January 31, 2013

Jacquie Kubin, journalist: The interview

Did you ever think, I'll never get to ask ____ the things I really want to know? Jacquie Kubin, Chief Communities Officer and Executive Editor and the architect, meaning she built it and they came, of the Communities at The Washington Times, never sleeps, is so busy that getting an interview with her seemed impossible. But on January 30, we talked and she was a WOW, to say the least. She talked about her faith in women, about the digital revolution where she's a key player, her views on what the word "journalist" should mean, the Reverend Sun Myung Moon, whether writers need to be politically conservative (I'm not) to write for her, writers she adores and how and why she home-schooled her son.
Jacquie Kubin

To say the least, this reluctant interviewee was fascinating, but here's the thing: She was candid and totally lovable. 

See if you agree and leave a comment if you do or don't, what you liked, what you didn't. Join the conversation and I'll respond. I bet Jacquie might too.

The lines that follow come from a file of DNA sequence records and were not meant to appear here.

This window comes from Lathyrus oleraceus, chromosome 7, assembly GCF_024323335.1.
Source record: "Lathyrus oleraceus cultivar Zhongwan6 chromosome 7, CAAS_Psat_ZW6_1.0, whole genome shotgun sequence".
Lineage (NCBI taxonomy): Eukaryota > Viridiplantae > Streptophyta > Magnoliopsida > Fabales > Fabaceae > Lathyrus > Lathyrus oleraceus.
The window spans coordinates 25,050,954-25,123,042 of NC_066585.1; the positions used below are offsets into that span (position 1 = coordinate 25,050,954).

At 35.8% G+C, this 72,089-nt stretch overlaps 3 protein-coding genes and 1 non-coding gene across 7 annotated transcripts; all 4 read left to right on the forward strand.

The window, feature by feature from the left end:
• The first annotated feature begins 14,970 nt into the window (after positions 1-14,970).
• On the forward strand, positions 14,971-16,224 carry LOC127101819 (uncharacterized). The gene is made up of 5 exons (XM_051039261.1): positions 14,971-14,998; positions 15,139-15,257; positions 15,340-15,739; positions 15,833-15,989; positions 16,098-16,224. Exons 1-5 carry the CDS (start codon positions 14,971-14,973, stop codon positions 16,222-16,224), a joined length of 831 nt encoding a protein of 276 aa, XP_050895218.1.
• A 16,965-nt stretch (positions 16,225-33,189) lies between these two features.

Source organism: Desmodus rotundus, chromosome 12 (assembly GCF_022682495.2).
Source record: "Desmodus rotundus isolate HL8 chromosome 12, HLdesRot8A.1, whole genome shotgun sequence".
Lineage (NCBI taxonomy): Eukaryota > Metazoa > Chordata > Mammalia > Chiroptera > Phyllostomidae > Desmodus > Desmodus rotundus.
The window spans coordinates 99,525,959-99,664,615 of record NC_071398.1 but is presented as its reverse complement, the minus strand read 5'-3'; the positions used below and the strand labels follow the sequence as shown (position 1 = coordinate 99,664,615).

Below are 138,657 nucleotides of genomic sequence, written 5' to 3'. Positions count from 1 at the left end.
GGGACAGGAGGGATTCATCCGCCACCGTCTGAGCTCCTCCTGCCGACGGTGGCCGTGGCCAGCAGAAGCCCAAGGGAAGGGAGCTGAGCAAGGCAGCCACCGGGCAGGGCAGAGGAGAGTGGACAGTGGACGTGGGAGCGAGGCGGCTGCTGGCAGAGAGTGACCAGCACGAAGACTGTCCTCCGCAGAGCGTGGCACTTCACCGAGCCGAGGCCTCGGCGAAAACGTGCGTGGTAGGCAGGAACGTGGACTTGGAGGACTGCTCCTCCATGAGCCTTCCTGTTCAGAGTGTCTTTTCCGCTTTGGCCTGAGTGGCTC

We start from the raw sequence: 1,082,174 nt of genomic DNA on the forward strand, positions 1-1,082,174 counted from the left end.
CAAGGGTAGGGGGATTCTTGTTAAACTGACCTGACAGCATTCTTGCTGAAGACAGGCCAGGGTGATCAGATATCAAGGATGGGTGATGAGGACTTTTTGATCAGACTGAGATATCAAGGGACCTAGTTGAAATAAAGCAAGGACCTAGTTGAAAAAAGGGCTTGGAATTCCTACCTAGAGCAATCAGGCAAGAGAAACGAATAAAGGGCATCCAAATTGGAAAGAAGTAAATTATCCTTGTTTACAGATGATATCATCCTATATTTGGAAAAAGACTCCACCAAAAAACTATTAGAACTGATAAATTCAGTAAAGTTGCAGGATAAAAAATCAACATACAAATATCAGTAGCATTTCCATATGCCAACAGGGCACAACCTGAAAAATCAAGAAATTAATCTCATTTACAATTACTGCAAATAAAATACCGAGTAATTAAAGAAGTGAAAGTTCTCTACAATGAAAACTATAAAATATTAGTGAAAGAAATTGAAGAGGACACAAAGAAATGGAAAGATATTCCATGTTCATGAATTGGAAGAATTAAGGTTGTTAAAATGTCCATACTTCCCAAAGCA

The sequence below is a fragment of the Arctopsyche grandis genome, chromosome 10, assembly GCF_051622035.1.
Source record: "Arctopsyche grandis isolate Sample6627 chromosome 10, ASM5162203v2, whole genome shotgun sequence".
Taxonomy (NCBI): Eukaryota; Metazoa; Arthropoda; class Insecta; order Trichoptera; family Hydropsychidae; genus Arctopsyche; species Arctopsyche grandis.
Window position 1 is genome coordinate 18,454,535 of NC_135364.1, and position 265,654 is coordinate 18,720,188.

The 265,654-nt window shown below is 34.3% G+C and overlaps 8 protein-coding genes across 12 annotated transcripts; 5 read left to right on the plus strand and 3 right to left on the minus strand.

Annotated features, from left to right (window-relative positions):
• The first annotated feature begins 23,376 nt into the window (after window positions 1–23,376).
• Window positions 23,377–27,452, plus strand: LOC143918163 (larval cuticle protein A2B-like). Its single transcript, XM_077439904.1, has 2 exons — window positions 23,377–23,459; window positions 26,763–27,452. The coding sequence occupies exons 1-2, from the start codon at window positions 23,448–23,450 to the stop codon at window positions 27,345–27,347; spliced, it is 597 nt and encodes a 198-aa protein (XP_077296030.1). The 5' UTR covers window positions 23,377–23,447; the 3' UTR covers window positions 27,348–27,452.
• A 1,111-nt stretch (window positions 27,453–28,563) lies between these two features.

The interview is on (click to get to the show) Rare Bird Radio.

She even asked writers—"It does no good to scream from you basement", she notes—to contact her. My thanks to the lovely Jacquie Kubin.

To hear all the radio interviews I've done, join the Goodreads Book club and hear poet and professor Dana Gioia, Cuban author Eduardo Santiago, poet and author of The Paper Garden Molly Peacock, poet Ravi Shankar, self-published author Derek Haines (he told how he publishes and why he does it without help! Get the scoop), and coming up February 20, NPR's longtime "Voice of Books" Alan Cheuse will be my guest. 

Maybe you'll be next. Contact me if you want to be on the show.

I want to know what you think. So comment here and at the book club.